On Friday the Kansas Supreme Court ruled the smell of cannabis is enough probable cause to enter a residence without a warrant
The Supreme Court ruled 4-3 on a 2013 case in Lawrence
Officers claimed to smell the odor of cannabis from 30 feet away in Lawrence Hubbard’s apartment
Police found 25 grams of cannabis in Hubbard’s closet after entering his residence without a warrant
Despite the majority of the nation moving forward with either medical or recreational cannabis use, Kansas once again has taken a significant step backward after the Kansas Supreme Court ruled officers can enter a residence without a warrant if the odor of cannabis is detected.
The Kansas Supreme Court ruled 4-3 on the issue after Lawrence police entered Lawrence Hubbard’s apartment because they smelled a strong odor of raw cannabis. Hubbard’s attorney Jim Rumsey looked to suppress evidence that was obtained without a warrant by Officer Kimberly Nicholson and another officer.
In November 2013, Nicholson claimed to be able to smell 25 grams of cannabis that was stored in a closet from 30 feet away. Rumsey argued it was highly improbable that Nicholson would be able to smell cannabis from that distance.
From 30 feet away we’re supposed to believe she can smell raw marijuana? I’d suggest no reasonable person could do that.
Douglas County Assistant District Attorney Kate Butler argued the case on behalf of the state to the Supreme Court. Butler claimed the officers were “very familiar with the smell of marijuana.”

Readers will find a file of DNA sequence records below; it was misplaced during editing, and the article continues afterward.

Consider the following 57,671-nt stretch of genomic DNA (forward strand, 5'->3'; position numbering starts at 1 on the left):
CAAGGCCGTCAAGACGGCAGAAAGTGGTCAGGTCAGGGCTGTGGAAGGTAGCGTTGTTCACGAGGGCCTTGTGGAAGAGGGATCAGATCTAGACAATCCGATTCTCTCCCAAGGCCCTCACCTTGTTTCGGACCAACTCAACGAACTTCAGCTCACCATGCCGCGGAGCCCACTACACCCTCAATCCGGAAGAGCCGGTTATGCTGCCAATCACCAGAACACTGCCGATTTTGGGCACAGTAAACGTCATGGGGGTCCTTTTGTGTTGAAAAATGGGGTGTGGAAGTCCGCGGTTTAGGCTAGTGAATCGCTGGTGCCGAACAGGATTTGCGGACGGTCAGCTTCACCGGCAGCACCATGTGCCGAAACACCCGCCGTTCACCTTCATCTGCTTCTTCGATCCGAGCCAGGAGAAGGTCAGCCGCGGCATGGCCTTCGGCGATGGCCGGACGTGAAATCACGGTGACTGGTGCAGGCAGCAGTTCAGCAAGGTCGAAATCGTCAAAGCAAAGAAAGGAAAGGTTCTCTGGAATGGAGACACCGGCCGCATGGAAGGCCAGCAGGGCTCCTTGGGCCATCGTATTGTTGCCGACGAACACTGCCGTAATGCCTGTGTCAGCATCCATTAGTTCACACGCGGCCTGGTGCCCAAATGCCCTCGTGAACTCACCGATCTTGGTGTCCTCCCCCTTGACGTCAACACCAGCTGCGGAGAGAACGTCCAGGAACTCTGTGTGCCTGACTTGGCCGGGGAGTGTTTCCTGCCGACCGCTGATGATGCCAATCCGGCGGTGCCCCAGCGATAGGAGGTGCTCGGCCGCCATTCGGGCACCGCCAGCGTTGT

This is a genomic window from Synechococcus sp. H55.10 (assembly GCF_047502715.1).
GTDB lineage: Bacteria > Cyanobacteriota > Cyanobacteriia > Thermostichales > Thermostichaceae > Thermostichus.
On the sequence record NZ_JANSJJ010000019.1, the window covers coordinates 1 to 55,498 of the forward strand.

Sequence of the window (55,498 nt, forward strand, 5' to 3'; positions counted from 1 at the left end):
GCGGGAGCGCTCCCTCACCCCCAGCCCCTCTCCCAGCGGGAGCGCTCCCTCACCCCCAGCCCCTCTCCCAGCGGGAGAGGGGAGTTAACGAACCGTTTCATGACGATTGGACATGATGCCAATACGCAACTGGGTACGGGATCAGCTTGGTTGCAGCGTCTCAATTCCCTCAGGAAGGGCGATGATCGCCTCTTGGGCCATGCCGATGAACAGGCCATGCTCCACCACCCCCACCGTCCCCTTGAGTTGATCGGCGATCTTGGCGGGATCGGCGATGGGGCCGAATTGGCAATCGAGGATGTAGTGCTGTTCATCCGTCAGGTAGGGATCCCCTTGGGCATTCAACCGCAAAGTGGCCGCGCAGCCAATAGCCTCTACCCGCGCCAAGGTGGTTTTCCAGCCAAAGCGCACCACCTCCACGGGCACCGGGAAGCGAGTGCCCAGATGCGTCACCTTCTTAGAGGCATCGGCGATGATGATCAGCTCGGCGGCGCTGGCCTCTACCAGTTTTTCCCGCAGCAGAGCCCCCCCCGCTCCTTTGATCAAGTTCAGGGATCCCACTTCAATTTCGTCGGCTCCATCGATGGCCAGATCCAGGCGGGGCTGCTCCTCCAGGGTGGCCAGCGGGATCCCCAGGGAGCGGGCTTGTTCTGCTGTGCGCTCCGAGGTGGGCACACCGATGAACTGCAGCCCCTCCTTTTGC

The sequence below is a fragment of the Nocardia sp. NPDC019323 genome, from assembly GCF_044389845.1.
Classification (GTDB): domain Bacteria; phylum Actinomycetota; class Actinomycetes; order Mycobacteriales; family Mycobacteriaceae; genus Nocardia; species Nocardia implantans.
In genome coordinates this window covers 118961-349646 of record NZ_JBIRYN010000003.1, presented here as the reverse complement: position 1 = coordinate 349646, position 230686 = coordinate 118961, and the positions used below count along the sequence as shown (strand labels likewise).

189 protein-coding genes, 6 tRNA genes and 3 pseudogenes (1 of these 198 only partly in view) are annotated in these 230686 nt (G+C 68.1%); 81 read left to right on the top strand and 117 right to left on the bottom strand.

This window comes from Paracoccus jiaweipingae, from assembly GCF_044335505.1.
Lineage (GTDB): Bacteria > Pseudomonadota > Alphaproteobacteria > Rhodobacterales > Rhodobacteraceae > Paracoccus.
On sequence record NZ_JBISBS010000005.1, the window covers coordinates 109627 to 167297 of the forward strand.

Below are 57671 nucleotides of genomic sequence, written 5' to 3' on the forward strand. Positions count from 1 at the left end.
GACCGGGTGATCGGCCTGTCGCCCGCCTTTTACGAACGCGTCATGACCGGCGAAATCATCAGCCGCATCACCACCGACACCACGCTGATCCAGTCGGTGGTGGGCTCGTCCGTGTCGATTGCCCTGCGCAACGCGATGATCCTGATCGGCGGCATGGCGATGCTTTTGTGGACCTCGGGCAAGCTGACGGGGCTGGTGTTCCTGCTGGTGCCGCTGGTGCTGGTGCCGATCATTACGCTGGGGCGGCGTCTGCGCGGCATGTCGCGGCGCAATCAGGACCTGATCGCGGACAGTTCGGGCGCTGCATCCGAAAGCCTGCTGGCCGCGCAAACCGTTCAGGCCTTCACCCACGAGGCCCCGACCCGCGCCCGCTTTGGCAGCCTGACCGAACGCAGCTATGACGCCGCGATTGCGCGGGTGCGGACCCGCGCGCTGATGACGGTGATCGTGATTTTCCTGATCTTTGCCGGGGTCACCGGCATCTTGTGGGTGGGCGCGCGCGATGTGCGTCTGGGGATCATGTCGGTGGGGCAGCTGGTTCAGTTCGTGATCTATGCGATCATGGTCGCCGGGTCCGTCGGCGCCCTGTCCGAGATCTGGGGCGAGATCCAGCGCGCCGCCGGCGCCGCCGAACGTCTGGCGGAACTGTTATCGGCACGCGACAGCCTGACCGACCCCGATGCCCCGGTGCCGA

What we do have is two officers very familiar with the smell of marijuana testify using words such as ‘overwhelming, potent and very strong’.
Justice Carol Beier wrote that Hubbard’s conviction should be vacated and his sentence reversed. However, the majority opinion written by Justice Dan Biles stated officers did not need to perform a sophisticated sensory task before performing the warrantless search of Hubbard’s residence.
We are not dealing with sommeliers trying to identify a white wine as a Loire Valley Chenin Blanc.
The majority of Kansans are ready to move forward with at least medical cannabis. It is a safe bet that Kris Kobach’s staunch attitude towards keeping cannabis illegal played a role in his defeated run for governor against Laura Kelly.
As neighboring states reap the benefits of cannabis both financially and medically, Kansas is still focused on legally ruining the lives of citizens such as Hubbard. While Governor Kelly says she is pro-medical cannabis, this decision by the Supreme Court shows cannabis advocates have a hard road ahead of them despite the new governor’s feelings.